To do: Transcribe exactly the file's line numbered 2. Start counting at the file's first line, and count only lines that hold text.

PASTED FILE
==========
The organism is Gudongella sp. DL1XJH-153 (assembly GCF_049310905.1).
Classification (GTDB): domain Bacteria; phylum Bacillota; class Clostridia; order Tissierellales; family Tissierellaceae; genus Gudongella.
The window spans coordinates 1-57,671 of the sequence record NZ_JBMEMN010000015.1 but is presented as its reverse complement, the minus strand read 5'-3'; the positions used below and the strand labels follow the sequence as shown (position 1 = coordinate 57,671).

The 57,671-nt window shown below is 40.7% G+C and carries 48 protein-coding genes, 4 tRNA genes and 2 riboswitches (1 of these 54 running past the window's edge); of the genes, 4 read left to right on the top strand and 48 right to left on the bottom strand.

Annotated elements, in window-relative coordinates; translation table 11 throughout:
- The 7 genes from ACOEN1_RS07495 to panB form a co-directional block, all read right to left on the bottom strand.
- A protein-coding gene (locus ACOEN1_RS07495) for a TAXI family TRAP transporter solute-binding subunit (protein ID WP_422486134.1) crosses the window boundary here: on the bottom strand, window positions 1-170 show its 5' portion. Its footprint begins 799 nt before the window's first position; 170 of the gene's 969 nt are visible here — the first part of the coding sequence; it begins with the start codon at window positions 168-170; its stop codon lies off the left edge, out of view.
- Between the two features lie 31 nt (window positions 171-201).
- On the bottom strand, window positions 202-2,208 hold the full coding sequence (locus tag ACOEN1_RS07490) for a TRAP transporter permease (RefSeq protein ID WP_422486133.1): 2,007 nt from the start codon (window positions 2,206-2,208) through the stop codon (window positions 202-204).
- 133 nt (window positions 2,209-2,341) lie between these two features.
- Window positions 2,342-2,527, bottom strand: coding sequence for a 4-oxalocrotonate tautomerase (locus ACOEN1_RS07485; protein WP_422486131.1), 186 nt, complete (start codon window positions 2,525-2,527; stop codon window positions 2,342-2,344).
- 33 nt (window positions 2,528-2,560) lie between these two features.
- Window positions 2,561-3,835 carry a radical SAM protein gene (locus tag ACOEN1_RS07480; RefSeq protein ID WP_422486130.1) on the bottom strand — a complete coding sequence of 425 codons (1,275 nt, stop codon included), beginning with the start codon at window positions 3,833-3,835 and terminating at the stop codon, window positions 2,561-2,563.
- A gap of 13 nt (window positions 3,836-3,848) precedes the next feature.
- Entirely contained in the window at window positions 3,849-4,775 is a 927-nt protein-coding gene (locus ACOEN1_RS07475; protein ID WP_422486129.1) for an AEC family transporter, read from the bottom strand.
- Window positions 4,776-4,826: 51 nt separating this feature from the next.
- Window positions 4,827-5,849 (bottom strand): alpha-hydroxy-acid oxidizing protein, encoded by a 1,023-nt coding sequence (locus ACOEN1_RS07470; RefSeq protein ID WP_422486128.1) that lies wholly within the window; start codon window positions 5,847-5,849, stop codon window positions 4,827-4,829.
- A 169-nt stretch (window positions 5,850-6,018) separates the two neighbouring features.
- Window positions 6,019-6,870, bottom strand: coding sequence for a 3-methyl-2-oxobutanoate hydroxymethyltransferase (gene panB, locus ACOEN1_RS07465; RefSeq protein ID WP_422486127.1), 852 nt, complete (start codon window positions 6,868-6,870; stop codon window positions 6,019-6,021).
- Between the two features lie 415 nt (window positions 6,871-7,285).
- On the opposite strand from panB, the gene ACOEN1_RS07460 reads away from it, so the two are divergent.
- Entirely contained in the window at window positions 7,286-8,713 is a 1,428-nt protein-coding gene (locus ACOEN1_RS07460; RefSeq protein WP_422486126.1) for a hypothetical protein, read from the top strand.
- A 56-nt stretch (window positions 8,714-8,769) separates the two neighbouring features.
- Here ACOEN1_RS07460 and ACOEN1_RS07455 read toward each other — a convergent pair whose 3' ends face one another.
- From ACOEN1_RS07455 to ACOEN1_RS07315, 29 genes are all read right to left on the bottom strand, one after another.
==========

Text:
Classification (GTDB): domain Bacteria; phylum Bacillota; class Clostridia; order Tissierellales; family Tissierellaceae; genus Gudongella.